Save Our Schools today called on the Minister for Education to extend the consultation period on the proposed ACT Schools Standards Authority.
SOS spokesman, Trevor Cobbold, said that five weeks is too short for effective community discussion.
“The Minister is proposing one of the biggest ever changes to the governance and administration of the ACT school system since it was first established. Such a proposal should be subject to the widest possible public discussion.
“A five week consultation at the beginning of the school year is meaningless and insulting to the community. It effectively disenfranchises school communities from engagement in the process.
“Parent organisations will have little opportunity to formally consider the proposal in the time available, let alone the broader parent community. This is the period in which new P&C committees are being elected and some will not have had a chance to consider the discussion paper by the close of the consultation.
“School boards will have virtually no opportunity to discuss the proposal or canvass views in their school community.
“Far-reaching changes are being proposed by the Minister and their possible ramifications should be properly considered by the whole ACT community. Five weeks is not enough time for the potential implications and the costs and benefits of the proposals to be brought to light and discussed.
“It is yet another example of the complete disregard that the ACT Government has for proper community consultation. Indeed, the public could be entitled to see it as contempt for public engagement and views.”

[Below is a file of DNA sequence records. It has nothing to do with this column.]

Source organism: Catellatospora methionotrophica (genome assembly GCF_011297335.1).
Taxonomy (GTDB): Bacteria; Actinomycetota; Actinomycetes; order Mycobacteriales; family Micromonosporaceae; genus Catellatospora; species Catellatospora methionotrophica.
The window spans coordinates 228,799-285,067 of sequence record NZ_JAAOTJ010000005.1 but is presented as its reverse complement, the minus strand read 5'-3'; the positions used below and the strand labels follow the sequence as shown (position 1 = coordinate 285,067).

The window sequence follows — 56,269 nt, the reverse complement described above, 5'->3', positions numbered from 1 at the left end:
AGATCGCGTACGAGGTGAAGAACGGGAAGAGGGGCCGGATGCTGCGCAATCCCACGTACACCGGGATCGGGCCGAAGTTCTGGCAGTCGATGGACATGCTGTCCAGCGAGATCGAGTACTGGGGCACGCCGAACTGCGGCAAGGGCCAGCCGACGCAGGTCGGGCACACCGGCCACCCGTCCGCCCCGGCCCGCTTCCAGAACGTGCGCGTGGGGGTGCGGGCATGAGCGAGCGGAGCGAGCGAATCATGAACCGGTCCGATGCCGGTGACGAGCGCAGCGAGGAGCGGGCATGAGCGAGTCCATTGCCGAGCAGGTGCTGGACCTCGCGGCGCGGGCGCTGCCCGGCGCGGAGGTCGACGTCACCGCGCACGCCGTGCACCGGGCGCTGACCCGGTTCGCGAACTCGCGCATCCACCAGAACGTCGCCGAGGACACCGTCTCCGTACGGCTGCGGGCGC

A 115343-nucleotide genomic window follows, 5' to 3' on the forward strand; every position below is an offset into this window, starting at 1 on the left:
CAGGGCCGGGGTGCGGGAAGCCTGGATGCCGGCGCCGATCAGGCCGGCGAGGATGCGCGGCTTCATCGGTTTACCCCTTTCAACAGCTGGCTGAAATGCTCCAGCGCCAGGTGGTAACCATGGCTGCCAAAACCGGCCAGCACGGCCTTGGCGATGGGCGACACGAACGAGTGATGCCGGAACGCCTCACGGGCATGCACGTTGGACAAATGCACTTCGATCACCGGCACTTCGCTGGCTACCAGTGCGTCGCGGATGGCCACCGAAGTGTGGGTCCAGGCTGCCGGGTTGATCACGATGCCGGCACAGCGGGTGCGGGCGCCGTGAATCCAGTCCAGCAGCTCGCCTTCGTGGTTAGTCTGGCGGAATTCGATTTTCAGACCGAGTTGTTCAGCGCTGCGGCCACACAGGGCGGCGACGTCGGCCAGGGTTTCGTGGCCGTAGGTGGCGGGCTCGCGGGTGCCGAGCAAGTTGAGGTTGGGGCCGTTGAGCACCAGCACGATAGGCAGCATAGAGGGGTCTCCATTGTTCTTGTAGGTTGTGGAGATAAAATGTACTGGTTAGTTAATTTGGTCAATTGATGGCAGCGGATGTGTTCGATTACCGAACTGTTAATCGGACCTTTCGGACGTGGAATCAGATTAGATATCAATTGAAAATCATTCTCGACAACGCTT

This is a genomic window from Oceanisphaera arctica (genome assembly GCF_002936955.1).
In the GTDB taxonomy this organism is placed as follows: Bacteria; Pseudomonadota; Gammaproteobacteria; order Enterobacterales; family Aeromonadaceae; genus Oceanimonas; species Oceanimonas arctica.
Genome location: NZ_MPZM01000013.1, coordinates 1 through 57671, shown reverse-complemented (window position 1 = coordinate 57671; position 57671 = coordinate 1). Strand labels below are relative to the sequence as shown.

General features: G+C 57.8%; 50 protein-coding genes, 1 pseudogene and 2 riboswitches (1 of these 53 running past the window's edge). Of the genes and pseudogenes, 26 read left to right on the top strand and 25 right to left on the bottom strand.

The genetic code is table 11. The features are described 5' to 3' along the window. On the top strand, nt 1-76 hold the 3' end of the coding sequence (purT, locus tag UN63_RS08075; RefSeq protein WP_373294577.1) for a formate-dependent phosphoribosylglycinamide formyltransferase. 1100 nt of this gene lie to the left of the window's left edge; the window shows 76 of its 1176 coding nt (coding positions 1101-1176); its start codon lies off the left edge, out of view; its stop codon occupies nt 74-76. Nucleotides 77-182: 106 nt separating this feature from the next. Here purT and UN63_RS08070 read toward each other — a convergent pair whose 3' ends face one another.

Mr. Cobbold said that effective discussion will be hampered by the lack of justification for the new Authority and the lack of information about how it will operate.
“The discussion paper provides no real justification for the changes. It gives no guidance to the possible implications of the changes. It provides no legislative or operational details of the Authority.
“For example, there is no information about the form of the Authority or its governance arrangements. The powers proposed for the new Authority are not indicated, nor is its composition.
“The community is being asked to consider the establishment of an Authority whose legislative and operational details are unknown. This is simply unacceptable.”
Mr. Cobbold called on the Minister to extend the period of consultation and provide more information on the proposed Authority.
“The consultation period should be extended at least until the end of first semester and the Minister should provide more details about the form the Authority will take.”